Maybe you’ve heard talk about “emergent” or “emerging” or “emergence” Christianity. What exactly do these terms mean? Well, it depends on who you talk to.
For some, emergent Christianity simply means removing unnecessary cultural trappings from the church and Christian witness that obscures outsiders’ view of Christ. That’s a critical and valid point.
But others who claim the title of “emergence Christianity” mean a lot more. In response to earlier generations who linked faith too closely with political power, they have done the same thing with the amorphous “cultural mood” called postmodernism.
Now defining postmodernism is kind of like nailing Jell-O to the wall. But basically, postmodernism is the rejection of any “dominant narratives” that attempt to explain how the world works. Truth is a matter of perspective, not claims that can be investigated. The pursuit of absolute truth, postmodernists say, is really nothing but a raw assertion of power. Therefore no single perspective or explanation should receive pride of place, or be considered better than any other.
Those Emergent Christians who have imbibed deeply at the well of postmodernism say that the Christian faith needs to do less declaring and more dialoguing, and that the Church needs to get off its “Constantinian” kick and take a more humble approach to the world.
While Christians should foster a desire to listen and to ask “why” before just accepting an answer, the rejection of propositional truth is unacceptable. But just as Christians in the mainline who embraced modernism in the last century eventually found themselves irrelevant when modernism fell out of fashion, Christians who embrace postmodernism face the same risk.
For example, author and speaker Phyllis Tickle recently told a gathering of emergent Christians that the advent of the Pill and new opportunities for women to work outside the home changed our culture in huge and unexpected ways. This, of course, is clearly true. But then Tickle added that not all of these changes were good, and that didn’t—excuse the pun—tickle her emerging audience at all.
She observed that the spread of birth control and workplace freedom undermined the transmission of religious values in families, because moms were no longer at home to do this. Again, the sociological truth—yes, truth—of this statement is well understood and documented by academics such as Mary Eberstadt.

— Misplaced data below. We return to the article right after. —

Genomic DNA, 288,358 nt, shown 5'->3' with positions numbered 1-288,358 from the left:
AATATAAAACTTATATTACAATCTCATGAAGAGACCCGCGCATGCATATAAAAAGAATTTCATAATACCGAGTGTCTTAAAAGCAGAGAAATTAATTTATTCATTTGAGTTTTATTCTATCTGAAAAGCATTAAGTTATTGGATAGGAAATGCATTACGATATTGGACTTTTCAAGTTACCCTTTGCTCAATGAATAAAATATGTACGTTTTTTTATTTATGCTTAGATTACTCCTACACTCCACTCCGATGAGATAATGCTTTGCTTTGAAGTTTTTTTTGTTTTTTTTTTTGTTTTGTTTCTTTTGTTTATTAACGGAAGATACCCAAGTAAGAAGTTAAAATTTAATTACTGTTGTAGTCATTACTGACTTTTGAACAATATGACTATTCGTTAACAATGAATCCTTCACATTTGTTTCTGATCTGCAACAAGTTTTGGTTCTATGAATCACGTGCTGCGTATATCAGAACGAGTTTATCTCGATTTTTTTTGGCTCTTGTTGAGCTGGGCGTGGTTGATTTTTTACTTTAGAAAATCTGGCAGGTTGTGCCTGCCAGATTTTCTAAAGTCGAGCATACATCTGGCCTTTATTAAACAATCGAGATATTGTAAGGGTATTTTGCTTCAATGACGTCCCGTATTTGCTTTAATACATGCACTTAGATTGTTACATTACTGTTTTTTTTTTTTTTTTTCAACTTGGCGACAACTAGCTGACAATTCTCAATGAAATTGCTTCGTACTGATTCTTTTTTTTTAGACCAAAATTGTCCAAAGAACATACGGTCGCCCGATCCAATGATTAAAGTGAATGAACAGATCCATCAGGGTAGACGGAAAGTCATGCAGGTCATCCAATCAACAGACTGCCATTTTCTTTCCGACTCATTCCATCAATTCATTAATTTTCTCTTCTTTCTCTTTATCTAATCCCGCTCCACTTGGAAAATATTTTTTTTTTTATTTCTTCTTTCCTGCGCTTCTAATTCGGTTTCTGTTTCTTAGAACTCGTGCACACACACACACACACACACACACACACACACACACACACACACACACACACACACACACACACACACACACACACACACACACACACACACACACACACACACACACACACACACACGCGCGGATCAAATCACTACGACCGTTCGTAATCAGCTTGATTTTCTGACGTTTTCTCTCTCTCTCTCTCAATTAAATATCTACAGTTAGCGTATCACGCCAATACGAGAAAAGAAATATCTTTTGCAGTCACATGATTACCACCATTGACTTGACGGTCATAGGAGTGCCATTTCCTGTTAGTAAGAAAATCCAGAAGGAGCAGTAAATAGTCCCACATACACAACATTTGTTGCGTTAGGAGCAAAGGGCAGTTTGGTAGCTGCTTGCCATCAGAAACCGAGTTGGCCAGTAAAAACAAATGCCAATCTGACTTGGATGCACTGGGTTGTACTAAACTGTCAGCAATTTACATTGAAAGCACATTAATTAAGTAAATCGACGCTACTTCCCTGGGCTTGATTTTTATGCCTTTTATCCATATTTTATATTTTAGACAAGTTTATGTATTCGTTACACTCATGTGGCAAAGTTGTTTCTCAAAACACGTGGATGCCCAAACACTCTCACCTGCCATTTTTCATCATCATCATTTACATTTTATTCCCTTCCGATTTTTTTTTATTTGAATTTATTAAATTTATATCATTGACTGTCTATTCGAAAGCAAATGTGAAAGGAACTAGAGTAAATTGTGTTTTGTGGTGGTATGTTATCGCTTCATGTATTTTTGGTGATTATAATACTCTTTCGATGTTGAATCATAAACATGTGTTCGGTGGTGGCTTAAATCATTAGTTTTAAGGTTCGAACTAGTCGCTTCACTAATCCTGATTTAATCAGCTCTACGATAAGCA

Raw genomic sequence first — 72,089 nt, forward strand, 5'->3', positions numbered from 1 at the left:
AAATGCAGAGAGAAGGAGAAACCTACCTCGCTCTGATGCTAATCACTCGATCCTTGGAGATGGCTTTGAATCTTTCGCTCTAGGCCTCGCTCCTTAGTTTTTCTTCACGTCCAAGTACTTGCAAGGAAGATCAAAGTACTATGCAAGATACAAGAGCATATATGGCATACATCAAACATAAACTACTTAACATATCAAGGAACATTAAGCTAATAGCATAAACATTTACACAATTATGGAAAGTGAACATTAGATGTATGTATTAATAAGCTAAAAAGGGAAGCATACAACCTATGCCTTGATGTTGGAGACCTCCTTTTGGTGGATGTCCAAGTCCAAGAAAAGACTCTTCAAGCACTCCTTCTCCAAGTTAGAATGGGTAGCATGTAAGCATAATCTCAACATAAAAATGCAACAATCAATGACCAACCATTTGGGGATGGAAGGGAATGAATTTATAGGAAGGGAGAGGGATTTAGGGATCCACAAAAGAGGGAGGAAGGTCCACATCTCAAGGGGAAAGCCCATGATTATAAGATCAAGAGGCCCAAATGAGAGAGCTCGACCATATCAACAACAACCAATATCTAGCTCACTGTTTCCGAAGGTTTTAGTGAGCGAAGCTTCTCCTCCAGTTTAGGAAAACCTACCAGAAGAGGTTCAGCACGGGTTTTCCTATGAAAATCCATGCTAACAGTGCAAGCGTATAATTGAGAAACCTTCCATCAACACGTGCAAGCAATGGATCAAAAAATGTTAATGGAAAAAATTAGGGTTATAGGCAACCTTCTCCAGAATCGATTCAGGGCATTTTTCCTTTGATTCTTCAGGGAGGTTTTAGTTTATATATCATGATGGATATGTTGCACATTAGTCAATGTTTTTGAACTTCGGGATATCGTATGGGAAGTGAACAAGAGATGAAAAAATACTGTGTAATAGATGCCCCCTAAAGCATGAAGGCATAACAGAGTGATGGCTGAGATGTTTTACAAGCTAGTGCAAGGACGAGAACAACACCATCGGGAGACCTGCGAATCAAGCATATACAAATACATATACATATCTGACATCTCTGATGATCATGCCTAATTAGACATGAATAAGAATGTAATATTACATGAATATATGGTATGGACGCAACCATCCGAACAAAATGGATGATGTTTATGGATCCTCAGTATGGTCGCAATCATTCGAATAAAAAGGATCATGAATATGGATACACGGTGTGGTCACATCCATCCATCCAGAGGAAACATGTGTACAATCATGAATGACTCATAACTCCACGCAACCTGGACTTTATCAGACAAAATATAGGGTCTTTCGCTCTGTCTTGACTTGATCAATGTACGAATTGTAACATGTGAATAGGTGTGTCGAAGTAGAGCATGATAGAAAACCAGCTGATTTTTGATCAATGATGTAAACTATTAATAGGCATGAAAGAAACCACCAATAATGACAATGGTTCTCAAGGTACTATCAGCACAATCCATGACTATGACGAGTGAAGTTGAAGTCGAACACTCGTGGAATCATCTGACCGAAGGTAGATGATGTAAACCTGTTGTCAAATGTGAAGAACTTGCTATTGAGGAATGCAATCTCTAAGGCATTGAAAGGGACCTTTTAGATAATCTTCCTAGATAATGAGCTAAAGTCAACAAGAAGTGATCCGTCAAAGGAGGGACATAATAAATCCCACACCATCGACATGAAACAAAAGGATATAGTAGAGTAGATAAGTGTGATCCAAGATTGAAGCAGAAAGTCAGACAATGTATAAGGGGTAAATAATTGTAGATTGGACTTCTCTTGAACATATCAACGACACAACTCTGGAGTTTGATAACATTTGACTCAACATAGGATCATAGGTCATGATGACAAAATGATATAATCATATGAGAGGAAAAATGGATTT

But apparently, in postmodern gatherings like this one, even simple truth is unacceptable if it smacks of what is considered to be a “traditional narrative.”
As an emerging blogger complained, “I think many of us at the Emergence Christianity Gathering were shocked that … stories of hope were ignored in favor of one that piled on the same stale guilt that we have come to expect from traditional religion.”
In other words, if it smacks of “traditional religion,” it’s simply bad; even if it’s true. Look, I freely admit that the era when moms generally stayed home while dads earned the bread was far from the Ozzie and Harriet ideal, but to dismiss it and pretend that the massive changes that have happened to the family in recent decades had no negative consequences is bizarre.
Hitching Christianity’s wagon to any passing spirit of the age is a one-way ticket to irrelevance. Postmodernism’s denial of dominant narratives is in itself a dominant narrative. Plus, like it or not, the Bible claims a dominant narrative that sin has infected the entire world and requires the redemption of Jesus Christ. Postmodern Christianity, rather than being a new way forward, will just lead to another theological dead end.
During Christianity’s struggle with modernism a generation ago, Dr. Carl F.H. Henry offered a balanced way forward in his classic book
"The Uneasy Conscience of Modern Fundamentalism." “The Christian life,” he wrote, "must be lived out among the regenerate, in every area of activity, until even the unregenerate are moved by Christian standards, acknowledging their force.”
All who call themselves Christians—emerging or not—can readily agree on that.